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Court Ruling Calls into Question Net Neutrality Regs, Broadband Plan

BY Nancy Scola | Tuesday, April 6 2010

This morning, the DC Circuit Court issued a decision that affects many of the policy matters of interest to our readers. In short, the court found that the Federal Communications Commission was exceeding the bounds of its authority when it went after the Internet provider Comcast for throttling BitTorrent's peer-to-peer traffic. That, more or less, is the same authority that the FCC is relying upon when it talks about enforcing net neutrality or even implementing some (but by no means all) of the provisions of the National Broadband Plan we've talked about in this space. To boil things down, there's a few different things that can happen now. The FCC can work to figure out how to justify its authority over the networks that make up the Internet. And/or Congress can pass some laws that give the FCC detailed power on Internet matters. Either approach could involve heavy doses of citizen engagement. Stay tuned.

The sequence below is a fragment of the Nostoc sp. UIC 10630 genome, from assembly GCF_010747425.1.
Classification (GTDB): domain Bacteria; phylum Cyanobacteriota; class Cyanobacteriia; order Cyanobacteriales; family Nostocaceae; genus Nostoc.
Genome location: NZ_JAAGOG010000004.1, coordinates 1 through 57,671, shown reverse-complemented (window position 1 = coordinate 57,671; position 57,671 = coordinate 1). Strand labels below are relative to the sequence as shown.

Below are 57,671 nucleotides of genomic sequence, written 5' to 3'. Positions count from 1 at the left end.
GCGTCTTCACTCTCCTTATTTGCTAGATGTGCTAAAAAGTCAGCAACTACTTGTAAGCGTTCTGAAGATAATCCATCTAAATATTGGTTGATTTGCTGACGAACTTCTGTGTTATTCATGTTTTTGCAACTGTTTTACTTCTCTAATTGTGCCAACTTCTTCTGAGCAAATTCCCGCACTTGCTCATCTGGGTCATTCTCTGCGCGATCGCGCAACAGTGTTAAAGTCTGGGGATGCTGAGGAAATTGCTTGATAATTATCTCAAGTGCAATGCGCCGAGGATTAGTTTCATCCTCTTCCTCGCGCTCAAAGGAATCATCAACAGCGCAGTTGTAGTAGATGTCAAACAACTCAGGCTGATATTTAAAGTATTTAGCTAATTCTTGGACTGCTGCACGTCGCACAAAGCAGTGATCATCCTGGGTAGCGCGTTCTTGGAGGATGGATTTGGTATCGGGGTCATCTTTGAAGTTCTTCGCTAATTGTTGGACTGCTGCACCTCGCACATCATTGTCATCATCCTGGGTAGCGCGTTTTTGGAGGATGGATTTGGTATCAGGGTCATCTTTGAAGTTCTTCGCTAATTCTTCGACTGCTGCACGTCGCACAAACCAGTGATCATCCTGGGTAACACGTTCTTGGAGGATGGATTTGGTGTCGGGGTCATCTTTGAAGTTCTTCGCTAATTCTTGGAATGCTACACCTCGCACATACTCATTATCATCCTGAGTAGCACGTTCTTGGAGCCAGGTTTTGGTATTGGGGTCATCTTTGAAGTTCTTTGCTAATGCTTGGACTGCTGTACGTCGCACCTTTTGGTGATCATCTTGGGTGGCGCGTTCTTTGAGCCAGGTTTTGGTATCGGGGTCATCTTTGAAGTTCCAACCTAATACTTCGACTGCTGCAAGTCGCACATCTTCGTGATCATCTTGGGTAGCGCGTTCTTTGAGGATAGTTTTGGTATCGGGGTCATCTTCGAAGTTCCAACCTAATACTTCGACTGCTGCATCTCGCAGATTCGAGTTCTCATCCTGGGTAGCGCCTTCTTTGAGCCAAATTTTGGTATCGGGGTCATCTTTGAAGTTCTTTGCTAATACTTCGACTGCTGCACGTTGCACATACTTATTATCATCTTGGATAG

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NYC Open Data Advocates Focus on Quality And Value Over Quantity

The New York City Department of Information Technology and Telecommunications plans to publish more than double the amount of datasets this year than it published to the portal last year, new Commissioner Anne Roest wrote last week in an annual report mandated by the city's open data law, with 135 datasets scheduled to be released this year, and almost 100 more to come in 2015. But as preparations are underway for City Council open data oversight hearings in the fall, what matters more to advocates than the absolute number of the datasets is their quality. GO

Civic Tech and Engagement: Announcing a New Series on What Makes it "Thick"

Announcing a new series of feature articles that we will be publishing over the next several months, thanks to the support of the Rita Allen Foundation. Our focus is on digitally-enabled civic engagement, and in particular, how and under what conditions "thick" digital civic engagement occurs. What we're after is answers to this question: When does a tech tool or platform enable actual people to make ongoing and significant contributions to each other, to a place or cause, at a scale that produces demonstrable change? GO

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